Last month, we at WIRED posed the hypothetical: “Imagine if Donald Trump Controlled the NSA.” The notion at the time seemed unlikely but disturbing: A man who had called for his political opponent, Hillary Clinton, to be jailed; who casually stated, “I wish I had that power,” when asked about his invitation to Russian hackers to dig up her old emails; who even reportedly eavesdropped on calls between guests and staff at his Mar-a-lago hotel, would control the world’s most powerful surveillance capabilities.
We won’t have to imagine that scenario for much longer: In two months, it will be a reality.
As the shockwaves of Trump’s victory rippled across the world, WIRED has scrambled to capture what it means for the realm of hackers and spies: Security and foreign policy analysts warned that it would only embolden the Russian hackers who injected chaos into the presidential campaign and the Democratic party. Election day itself got a taste of alt-right hacking, as an anonymous poster on 4Chan appeared to target a Clinton get-out-the-vote phone bank—but inadvertently hamstrung both Democrat and Republican calling efforts. Edward Snowden and other privacy activists warned that the surveillance powers expanded under Obama could be abused by Trump and called for Americans to use encryption tools to protect themselves. And WIRED offered a primer on how Trump will reshape national security policy, including his likely support for the Syrian regime of dictator Bashar Al-Assad.
And there was more. Each Saturday we round up the news stories that we didn’t break or cover in depth but that still deserve your attention. This week we’re focusing on the security ramifications of Trump’s win. As always, click on the headlines to read the full story in each link posted. And as always, stay safe out there.
The battles Silicon Valley has fought with Obama’s Justice Department over iPhone and Whatsapp encryption may have just been a dress rehearsal. Tech firms now fear Trump’s DOJ would make even more intrusive demands that they hand over users’ private data. Two tech companies told Buzzfeed, for instance, that they were considering moving their servers and even headquarters out of the US to place them beyond the legal reach of a Trump administration. Trump, after all, called for a boycott against Apple when it refused to write software to help the FBI crack its iPhone encryption earlier this year.
Former New York City mayor Rudolph Giuliani told Fox News on Thursday that he would “love to become the person that comes up with a solution to cybersecurity” in the Trump administration. After working as a federal prosecutor in the 1980s and serving as NYC mayor, Giuliani and a few members of his mayoral administration started the management and security consulting firm Giuliani Partners in 2002. More recently he became head of the cybersecurity and crisis management practice at the law firm Greenberg Traurig. This may explain his seemingly out-of-the-blue desire to work on federal cybersecurity initiatives. But given the allegations of cronyism surrounding Giuliani Partners detailed in a 2007 Washington Post investigation, Giuliani has at times seemed more interested in profiting from cybersecurity issues than solving them.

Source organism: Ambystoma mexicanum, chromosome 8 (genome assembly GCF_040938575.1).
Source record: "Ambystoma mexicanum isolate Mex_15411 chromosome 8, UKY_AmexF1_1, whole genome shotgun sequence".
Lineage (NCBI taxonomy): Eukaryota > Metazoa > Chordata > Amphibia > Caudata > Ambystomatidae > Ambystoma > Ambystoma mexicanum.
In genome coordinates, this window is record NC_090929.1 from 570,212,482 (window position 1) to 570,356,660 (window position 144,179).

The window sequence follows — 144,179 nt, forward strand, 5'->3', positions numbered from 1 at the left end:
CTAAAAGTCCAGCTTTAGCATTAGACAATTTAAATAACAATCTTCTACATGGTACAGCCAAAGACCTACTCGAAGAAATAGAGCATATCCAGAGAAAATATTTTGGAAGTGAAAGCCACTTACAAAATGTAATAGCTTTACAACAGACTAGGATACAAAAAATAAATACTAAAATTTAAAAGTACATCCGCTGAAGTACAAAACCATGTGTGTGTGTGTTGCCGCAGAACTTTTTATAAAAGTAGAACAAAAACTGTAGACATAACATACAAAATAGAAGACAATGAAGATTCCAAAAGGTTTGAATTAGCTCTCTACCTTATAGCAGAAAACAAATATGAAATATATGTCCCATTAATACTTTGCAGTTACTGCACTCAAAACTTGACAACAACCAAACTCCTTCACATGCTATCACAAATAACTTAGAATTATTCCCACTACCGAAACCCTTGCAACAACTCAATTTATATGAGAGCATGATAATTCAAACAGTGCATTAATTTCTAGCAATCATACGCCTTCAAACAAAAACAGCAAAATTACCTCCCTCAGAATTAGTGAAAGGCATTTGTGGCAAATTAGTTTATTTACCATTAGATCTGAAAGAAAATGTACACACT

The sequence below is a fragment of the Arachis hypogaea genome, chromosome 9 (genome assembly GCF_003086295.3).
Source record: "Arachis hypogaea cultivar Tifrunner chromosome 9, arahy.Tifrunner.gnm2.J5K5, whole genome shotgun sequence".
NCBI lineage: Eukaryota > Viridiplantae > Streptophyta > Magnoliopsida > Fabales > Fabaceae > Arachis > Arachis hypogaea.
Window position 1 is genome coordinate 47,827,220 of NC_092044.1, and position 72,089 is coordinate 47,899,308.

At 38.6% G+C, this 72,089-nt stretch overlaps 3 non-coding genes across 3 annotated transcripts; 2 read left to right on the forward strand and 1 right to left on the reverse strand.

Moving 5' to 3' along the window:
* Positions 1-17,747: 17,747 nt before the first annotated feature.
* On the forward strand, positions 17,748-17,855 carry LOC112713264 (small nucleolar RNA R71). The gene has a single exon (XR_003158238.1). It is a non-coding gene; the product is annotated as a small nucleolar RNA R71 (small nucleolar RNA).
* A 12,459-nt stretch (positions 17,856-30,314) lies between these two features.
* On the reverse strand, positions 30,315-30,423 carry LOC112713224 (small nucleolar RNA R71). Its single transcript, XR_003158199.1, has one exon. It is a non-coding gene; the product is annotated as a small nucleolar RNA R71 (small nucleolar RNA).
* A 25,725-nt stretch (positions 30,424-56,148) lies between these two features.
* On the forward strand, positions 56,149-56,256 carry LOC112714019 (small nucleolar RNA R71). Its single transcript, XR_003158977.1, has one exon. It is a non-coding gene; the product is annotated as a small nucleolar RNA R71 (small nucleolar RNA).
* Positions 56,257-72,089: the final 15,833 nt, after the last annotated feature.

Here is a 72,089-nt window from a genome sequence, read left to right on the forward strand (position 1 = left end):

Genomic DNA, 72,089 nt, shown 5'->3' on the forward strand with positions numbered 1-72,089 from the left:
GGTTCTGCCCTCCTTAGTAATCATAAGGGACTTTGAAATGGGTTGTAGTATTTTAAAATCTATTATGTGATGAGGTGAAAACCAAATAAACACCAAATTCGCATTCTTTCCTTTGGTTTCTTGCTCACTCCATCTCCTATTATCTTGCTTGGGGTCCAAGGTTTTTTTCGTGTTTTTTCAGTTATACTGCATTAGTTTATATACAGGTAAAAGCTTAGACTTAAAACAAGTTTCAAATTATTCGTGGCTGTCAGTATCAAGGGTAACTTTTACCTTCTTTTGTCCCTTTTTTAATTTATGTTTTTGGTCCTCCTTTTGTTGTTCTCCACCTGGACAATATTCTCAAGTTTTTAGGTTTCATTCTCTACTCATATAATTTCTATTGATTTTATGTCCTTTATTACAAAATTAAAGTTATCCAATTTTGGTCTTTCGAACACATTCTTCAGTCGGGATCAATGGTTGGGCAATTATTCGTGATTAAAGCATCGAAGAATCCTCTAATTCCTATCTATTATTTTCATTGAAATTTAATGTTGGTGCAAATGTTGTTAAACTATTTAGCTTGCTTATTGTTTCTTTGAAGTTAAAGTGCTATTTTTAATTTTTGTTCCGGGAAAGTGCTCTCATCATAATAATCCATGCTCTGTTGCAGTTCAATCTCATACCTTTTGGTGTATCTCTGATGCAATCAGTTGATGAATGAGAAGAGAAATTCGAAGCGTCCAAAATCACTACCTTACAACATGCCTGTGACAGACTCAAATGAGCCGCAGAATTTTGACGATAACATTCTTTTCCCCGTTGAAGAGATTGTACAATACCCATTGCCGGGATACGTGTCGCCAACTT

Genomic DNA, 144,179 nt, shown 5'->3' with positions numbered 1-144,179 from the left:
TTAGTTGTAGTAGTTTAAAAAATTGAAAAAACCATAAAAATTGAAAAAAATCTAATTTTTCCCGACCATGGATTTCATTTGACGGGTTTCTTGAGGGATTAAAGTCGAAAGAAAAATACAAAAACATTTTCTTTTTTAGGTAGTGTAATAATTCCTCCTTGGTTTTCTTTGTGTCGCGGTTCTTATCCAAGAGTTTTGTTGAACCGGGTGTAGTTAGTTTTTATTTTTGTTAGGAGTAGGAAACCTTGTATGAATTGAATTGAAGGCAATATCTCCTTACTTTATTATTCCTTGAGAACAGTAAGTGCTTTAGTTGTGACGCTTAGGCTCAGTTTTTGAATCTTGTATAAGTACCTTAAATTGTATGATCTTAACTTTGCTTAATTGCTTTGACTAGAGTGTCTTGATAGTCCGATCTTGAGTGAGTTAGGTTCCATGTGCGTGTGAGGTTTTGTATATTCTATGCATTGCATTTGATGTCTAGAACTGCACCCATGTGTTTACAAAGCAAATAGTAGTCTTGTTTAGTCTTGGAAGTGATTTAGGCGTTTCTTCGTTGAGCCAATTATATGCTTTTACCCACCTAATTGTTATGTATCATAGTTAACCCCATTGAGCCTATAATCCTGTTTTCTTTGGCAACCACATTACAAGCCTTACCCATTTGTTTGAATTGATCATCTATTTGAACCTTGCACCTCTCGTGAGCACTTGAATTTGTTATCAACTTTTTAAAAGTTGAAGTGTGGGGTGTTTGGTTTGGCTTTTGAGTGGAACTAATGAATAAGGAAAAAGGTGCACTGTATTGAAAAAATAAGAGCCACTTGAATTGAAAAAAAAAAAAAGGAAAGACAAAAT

Less than 24 hours after WIRED reported that experts were warning Trump’s victory would lead to more Russian political hacking, a series of attacks surfaced. In the wake of Trump’s victory speech, the same Kremlin-linked hackers who are believed to have attacked the Democratic National Committee began targeting would-be victims at American universities, think tanks, the State Department and Radio Free Europe. The attacks used malware-laced phishing emails purporting to have information about the election, according to Motherboard, which was forwarded one of the messages. The malware they contained, hidden in image files, was designed to create stealthy backdoors into the computers of anyone who opened them.
Given fears of increased domestic surveillance under Trump, privacy activists are advising that Americans adopt encryption and privacy tools—particularly journalists, activists, and anyone else who plans on opposing the administration’s policies. Those security tips, of course, aren’t actually any different than they were before Tuesday: Use encrypted texting and calling apps like Signal, the anonymity software Tor when possible, strong passwords generated by a password manager, two-factor authentication, HTTPS-encrypted websites, and in general, the services of companies, like Apple, that have opposed government invasions of privacy rather than those, like Yahoo, that have recently caved to broad spying demands.
Amid all the anti-Trump sentiment from the privacy community, it’s worth remembering that Obama shares much of the blame for the surveillance powers Trump will now wield. As Freedom of the Press Foundation Executive Director Trevor Timm writes in a column for the Guardian, Obama had the opportunity to repudiate the expansion of surveillance powers that occurred under Bush. Just as Obama chose to “look forward, not backward” when it came to punishing the illegal torture and human rights abuses that occurred under the previous administration, Timm argues that Obama failed to sufficiently scale back the spying powers of the NSA, even after Snowden’s revelations. Now those vast powers will be in the hands of, as Timm puts it, “a maniac.” He writes that “it will go down in history as perhaps President Obama’s most catastrophic mistake.”
Lily Hay Newman contributed to this story.